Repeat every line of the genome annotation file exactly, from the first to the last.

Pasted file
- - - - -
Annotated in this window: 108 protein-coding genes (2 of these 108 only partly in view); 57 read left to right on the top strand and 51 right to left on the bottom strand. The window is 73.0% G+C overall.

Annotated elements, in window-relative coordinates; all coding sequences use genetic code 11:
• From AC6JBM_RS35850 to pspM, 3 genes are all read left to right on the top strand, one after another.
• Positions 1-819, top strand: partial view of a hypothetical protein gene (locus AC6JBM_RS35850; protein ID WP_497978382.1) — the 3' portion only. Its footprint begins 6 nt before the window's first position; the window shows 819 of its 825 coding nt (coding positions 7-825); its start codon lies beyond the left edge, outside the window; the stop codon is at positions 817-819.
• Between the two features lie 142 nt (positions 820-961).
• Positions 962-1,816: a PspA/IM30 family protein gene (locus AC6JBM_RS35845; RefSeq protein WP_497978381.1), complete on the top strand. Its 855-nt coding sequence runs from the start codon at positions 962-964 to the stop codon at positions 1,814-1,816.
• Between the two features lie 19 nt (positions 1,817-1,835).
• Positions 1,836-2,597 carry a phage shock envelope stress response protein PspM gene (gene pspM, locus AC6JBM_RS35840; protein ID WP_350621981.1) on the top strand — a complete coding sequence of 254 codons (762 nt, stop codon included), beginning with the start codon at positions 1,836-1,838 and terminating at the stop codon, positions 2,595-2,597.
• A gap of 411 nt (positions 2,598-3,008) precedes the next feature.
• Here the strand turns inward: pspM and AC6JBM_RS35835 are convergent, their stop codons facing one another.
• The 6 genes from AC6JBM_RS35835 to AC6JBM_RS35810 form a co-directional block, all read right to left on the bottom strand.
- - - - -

Annotated in this window: 108 protein-coding genes (2 of these 108 only partly in view); 57 read left to right on the top strand and 51 right to left on the bottom strand. The window is 73.0% G+C overall.

Annotated elements, in window-relative coordinates; all coding sequences use genetic code 11:
• From AC6JBM_RS35850 to pspM, 3 genes are all read left to right on the top strand, one after another.
• Positions 1-819, top strand: partial view of a hypothetical protein gene (locus AC6JBM_RS35850; protein ID WP_497978382.1) — the 3' portion only. Its footprint begins 6 nt before the window's first position; the window shows 819 of its 825 coding nt (coding positions 7-825); its start codon lies beyond the left edge, outside the window; the stop codon is at positions 817-819.
• Between the two features lie 142 nt (positions 820-961).
• Positions 962-1,816: a PspA/IM30 family protein gene (locus AC6JBM_RS35845; RefSeq protein WP_497978381.1), complete on the top strand. Its 855-nt coding sequence runs from the start codon at positions 962-964 to the stop codon at positions 1,814-1,816.
• Between the two features lie 19 nt (positions 1,817-1,835).
• Positions 1,836-2,597 carry a phage shock envelope stress response protein PspM gene (gene pspM, locus AC6JBM_RS35840; protein ID WP_350621981.1) on the top strand — a complete coding sequence of 254 codons (762 nt, stop codon included), beginning with the start codon at positions 1,836-1,838 and terminating at the stop codon, positions 2,595-2,597.
• A gap of 411 nt (positions 2,598-3,008) precedes the next feature.
• Here the strand turns inward: pspM and AC6JBM_RS35835 are convergent, their stop codons facing one another.
• The 6 genes from AC6JBM_RS35835 to AC6JBM_RS35810 form a co-directional block, all read right to left on the bottom strand.